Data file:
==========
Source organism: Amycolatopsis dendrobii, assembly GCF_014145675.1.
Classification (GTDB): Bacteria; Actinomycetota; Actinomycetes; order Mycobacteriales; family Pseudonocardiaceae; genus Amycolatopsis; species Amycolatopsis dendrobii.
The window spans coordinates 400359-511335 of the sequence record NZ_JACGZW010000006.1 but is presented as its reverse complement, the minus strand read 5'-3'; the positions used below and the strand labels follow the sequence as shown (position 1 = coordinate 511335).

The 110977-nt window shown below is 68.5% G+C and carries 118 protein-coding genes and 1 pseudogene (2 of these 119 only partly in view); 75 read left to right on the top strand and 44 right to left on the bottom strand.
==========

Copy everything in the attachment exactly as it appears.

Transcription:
Source organism: Amycolatopsis dendrobii, assembly GCF_014145675.1.
Classification (GTDB): Bacteria; Actinomycetota; Actinomycetes; order Mycobacteriales; family Pseudonocardiaceae; genus Amycolatopsis; species Amycolatopsis dendrobii.
The window spans coordinates 400359-511335 of the sequence record NZ_JACGZW010000006.1 but is presented as its reverse complement, the minus strand read 5'-3'; the positions used below and the strand labels follow the sequence as shown (position 1 = coordinate 511335).

The 110977-nt window shown below is 68.5% G+C and carries 118 protein-coding genes and 1 pseudogene (2 of these 119 only partly in view); 75 read left to right on the top strand and 44 right to left on the bottom strand.